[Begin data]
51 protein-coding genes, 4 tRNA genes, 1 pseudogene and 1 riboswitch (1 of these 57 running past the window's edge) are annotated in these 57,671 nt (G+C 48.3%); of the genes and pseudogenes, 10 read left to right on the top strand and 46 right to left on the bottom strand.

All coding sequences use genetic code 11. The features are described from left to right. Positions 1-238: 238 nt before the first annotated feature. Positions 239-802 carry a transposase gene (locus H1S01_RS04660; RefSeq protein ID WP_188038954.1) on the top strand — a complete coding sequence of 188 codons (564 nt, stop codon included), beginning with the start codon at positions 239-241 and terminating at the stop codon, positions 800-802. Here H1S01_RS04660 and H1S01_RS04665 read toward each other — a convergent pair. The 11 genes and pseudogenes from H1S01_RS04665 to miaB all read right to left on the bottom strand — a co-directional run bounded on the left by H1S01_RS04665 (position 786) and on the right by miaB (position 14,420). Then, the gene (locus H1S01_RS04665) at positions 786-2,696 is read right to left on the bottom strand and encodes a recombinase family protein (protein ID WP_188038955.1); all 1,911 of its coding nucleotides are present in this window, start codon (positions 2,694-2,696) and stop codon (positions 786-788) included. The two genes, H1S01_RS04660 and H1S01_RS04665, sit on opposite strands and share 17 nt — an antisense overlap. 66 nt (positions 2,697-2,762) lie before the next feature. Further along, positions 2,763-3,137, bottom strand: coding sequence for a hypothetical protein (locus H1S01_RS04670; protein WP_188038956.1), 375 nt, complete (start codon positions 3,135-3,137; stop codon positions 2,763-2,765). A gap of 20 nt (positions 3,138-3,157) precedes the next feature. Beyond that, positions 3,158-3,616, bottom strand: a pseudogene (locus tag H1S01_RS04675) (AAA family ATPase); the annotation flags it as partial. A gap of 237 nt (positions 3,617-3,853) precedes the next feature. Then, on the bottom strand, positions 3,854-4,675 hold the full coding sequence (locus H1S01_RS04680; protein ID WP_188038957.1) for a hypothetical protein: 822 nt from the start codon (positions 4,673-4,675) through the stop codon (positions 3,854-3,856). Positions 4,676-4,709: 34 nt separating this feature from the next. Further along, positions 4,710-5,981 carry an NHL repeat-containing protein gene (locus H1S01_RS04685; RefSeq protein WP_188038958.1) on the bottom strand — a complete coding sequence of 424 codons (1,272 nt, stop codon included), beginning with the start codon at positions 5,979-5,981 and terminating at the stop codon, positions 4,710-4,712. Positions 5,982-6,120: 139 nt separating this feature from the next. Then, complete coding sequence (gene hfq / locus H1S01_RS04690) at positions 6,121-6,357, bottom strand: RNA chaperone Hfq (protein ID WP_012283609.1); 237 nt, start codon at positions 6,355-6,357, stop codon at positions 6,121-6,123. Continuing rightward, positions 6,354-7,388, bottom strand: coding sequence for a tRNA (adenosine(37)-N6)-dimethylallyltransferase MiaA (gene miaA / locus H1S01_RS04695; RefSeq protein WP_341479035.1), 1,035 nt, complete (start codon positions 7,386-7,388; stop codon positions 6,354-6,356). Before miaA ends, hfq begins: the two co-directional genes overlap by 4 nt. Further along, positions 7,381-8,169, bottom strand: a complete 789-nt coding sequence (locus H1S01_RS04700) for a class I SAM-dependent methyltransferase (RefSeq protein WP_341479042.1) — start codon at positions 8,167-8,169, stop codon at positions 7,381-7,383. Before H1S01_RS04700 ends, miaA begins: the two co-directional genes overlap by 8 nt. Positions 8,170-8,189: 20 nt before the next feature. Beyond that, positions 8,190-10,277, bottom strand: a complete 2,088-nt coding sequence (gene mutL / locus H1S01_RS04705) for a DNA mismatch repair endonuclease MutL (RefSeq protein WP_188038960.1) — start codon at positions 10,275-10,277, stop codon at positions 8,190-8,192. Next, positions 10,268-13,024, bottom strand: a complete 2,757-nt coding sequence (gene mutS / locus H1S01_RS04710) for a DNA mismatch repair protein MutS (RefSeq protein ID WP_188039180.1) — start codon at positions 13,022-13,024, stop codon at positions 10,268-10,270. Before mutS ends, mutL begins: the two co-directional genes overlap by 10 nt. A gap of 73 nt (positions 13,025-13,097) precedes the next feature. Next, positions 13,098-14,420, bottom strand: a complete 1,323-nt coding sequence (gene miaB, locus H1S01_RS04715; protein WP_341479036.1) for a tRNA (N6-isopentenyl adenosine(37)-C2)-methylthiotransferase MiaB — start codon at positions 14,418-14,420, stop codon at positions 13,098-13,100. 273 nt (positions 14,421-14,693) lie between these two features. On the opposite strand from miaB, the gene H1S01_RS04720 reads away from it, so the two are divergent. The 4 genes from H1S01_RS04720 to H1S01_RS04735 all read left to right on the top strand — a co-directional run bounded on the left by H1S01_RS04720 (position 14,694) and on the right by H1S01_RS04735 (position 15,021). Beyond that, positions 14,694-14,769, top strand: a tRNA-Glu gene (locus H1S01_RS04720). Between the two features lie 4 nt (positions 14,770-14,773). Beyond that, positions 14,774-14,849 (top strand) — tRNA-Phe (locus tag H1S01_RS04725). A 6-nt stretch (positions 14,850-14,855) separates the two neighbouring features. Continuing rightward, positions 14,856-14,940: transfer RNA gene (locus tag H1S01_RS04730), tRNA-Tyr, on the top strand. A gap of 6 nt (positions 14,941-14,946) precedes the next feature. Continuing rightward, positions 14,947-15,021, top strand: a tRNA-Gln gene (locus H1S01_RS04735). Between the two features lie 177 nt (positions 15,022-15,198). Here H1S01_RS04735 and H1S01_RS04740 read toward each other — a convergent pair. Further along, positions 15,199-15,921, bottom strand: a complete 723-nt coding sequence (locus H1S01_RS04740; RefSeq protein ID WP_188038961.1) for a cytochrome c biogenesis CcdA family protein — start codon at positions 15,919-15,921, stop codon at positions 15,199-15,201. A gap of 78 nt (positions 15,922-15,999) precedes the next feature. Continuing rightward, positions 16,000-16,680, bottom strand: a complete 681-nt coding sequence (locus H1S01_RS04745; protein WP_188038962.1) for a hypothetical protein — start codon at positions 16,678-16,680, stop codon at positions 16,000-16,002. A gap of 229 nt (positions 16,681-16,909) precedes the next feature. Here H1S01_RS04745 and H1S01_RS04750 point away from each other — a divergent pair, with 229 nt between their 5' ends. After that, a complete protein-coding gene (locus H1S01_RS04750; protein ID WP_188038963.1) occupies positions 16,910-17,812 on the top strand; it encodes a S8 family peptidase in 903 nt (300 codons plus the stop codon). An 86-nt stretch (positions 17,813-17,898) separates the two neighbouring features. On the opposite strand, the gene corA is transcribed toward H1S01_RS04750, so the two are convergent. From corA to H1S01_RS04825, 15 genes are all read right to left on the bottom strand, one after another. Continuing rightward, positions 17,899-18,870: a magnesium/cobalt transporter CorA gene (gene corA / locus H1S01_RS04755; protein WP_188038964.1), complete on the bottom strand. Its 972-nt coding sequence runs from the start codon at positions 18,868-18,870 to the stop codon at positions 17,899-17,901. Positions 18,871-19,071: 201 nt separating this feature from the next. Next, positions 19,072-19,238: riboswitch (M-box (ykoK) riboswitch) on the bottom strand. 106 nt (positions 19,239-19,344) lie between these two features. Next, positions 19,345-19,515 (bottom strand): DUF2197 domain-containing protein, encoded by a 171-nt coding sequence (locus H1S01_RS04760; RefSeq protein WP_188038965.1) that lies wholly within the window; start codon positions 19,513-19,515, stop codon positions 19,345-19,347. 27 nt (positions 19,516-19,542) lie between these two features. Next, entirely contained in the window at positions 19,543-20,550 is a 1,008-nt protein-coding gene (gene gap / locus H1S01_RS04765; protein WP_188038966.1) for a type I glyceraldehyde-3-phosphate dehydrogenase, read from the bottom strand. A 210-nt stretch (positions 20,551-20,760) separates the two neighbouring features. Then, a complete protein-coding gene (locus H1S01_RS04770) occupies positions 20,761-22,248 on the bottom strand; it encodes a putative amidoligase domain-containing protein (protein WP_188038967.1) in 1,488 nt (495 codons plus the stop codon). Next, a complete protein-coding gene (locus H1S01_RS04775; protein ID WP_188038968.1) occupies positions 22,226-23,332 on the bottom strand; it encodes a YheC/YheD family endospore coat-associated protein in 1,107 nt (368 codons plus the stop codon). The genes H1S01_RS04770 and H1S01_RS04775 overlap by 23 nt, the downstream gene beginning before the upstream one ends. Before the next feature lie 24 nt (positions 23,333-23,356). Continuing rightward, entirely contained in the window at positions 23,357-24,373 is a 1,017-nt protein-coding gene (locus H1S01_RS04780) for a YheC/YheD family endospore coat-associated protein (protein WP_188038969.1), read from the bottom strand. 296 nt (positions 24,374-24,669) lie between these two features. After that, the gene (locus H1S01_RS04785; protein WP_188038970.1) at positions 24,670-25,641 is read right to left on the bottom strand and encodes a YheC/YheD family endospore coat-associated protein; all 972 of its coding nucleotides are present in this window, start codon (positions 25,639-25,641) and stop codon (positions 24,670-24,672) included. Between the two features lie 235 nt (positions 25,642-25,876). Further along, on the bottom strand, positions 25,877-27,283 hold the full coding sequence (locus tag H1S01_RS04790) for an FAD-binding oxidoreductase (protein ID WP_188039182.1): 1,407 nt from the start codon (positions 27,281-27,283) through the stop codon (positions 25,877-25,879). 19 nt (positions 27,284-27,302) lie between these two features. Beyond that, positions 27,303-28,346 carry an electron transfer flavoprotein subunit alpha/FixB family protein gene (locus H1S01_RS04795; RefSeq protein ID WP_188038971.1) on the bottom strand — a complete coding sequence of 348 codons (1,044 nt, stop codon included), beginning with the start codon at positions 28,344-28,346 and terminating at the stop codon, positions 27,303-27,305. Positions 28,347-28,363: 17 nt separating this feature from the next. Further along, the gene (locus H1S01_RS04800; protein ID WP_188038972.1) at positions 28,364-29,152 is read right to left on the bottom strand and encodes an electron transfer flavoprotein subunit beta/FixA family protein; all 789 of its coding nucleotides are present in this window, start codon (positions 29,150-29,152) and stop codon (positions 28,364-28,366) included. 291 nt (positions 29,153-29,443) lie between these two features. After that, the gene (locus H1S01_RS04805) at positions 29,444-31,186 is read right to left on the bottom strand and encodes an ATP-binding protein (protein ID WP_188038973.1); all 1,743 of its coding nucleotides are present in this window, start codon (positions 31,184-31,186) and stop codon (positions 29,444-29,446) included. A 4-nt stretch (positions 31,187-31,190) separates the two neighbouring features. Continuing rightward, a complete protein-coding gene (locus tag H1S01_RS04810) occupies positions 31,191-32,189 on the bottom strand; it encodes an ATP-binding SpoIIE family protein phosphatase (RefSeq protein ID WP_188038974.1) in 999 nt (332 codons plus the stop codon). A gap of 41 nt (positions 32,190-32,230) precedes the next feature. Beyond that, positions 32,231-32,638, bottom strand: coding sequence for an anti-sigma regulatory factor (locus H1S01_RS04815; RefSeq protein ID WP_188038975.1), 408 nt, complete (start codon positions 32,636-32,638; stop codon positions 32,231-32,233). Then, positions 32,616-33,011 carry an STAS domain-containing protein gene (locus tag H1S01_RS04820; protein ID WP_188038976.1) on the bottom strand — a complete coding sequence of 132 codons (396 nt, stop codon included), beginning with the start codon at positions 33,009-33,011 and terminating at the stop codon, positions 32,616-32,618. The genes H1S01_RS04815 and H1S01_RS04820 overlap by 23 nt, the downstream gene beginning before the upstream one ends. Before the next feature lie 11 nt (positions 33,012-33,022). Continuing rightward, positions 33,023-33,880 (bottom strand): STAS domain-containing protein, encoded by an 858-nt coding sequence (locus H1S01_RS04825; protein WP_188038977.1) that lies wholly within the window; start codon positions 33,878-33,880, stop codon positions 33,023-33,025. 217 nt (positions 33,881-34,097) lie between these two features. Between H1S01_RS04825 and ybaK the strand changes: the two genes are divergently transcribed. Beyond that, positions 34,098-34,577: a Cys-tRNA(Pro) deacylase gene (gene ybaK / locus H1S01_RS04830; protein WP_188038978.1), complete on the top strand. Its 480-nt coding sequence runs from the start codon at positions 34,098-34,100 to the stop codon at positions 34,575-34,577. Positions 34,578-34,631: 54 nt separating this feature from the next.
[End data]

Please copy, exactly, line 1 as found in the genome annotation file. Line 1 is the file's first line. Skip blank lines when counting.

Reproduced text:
51 protein-coding genes, 4 tRNA genes, 1 pseudogene and 1 riboswitch (1 of these 57 running past the window's edge) are annotated in these 57,671 nt (G+C 48.3%); of the genes and pseudogenes, 10 read left to right on the top strand and 46 right to left on the bottom strand.